A two-child policy for all

Updated: 2014-08-11 07:23

By Mu Guangzong (China Daily)

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Editor's Note: So far 29 municipalities, provinces and autonomous regions have introduced the policy of allowing couples, of whom one is an only child, to have two children, since the Standing Committee of the National People's Congress endorsed the policy in late 2013. Under the new policy about 11 million couples are eligible to have another child. But given China's increasing grey population, it is facing another dilemma: whether to further ease the family planning policy to fully implement a two-child policy.

At present, China implements different family planning policies toward different groups: At first only couples where both parties are an only child could give birth to a second child; now if either the husband or the wife is an only child they can have a second child. But the authorities say that there's no timetable to further ease the population policy to allow all couples to have two children. It's obviously policy discrimination that goes against social fairness.

A two-child policy for all

If China implemented age-specific family planning reform to allow older women to have a second child first, and younger women later, it could possibly alleviate the phenomenon of fertility accumulation and be more acceptable to the public. Late childbirth is not good for both mothers and children. Even if the authorities adjust the population policy, some post-1970s women may not choose to give birth again.

The current differential family planning policies not only create social unfairness, but also sacrifice the country's significant strategic opportunities.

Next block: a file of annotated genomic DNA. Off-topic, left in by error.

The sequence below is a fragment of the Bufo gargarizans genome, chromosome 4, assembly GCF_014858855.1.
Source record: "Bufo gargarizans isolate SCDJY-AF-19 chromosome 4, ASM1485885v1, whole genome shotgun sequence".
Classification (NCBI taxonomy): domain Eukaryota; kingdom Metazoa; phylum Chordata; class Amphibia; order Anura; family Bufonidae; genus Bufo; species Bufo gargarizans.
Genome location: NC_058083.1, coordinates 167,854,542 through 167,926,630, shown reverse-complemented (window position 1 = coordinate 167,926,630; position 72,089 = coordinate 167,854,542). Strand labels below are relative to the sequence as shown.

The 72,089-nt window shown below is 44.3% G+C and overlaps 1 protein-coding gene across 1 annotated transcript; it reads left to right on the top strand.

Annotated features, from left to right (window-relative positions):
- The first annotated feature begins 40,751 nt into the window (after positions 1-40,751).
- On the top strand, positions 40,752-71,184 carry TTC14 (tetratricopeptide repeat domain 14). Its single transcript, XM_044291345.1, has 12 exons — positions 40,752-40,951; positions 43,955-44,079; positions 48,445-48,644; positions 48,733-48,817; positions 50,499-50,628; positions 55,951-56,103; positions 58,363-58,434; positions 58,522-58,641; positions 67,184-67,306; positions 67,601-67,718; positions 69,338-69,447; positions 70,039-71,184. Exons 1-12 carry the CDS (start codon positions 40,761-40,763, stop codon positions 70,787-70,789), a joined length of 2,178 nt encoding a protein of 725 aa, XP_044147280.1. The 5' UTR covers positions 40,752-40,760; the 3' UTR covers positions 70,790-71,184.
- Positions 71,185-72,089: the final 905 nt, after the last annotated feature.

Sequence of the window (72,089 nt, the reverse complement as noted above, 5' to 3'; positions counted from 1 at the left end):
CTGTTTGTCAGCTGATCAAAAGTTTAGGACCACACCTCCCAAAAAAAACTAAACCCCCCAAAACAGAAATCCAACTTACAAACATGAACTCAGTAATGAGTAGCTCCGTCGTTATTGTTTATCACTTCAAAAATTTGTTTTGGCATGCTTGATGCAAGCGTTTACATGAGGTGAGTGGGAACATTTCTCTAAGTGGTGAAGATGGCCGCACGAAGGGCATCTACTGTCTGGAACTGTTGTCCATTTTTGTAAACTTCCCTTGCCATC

We should be aware that China now has an ultra-low fertility rate due to both population policy and individual desires. During the fifth population census in 2000, the average fertility level of Chinese women of childbearing age had dropped to 1.22. In 2010, the figure dropped further to 1.18. China shows a worryingly persistent ultra-low fertility trend. After implementing its strict family planning policy over the past three decades, there are at least 150 million one-child high-risk families in China, which severely undermines the tradition in China of the "family supporting aged people". Nowadays there's a special disadvantaged group in China: those elderly parents who have lost their only child and become desperate and helpless. China has become a demographic "risk society". Population loss and a shortage of labor have also gradually appeared in China. In 2012, the working-age population between 15 and 59 years old shrank by 3.45 million from the previous year, and in 2013 it further shrank by 2.44 million, which is a result of the long-term low fertility.

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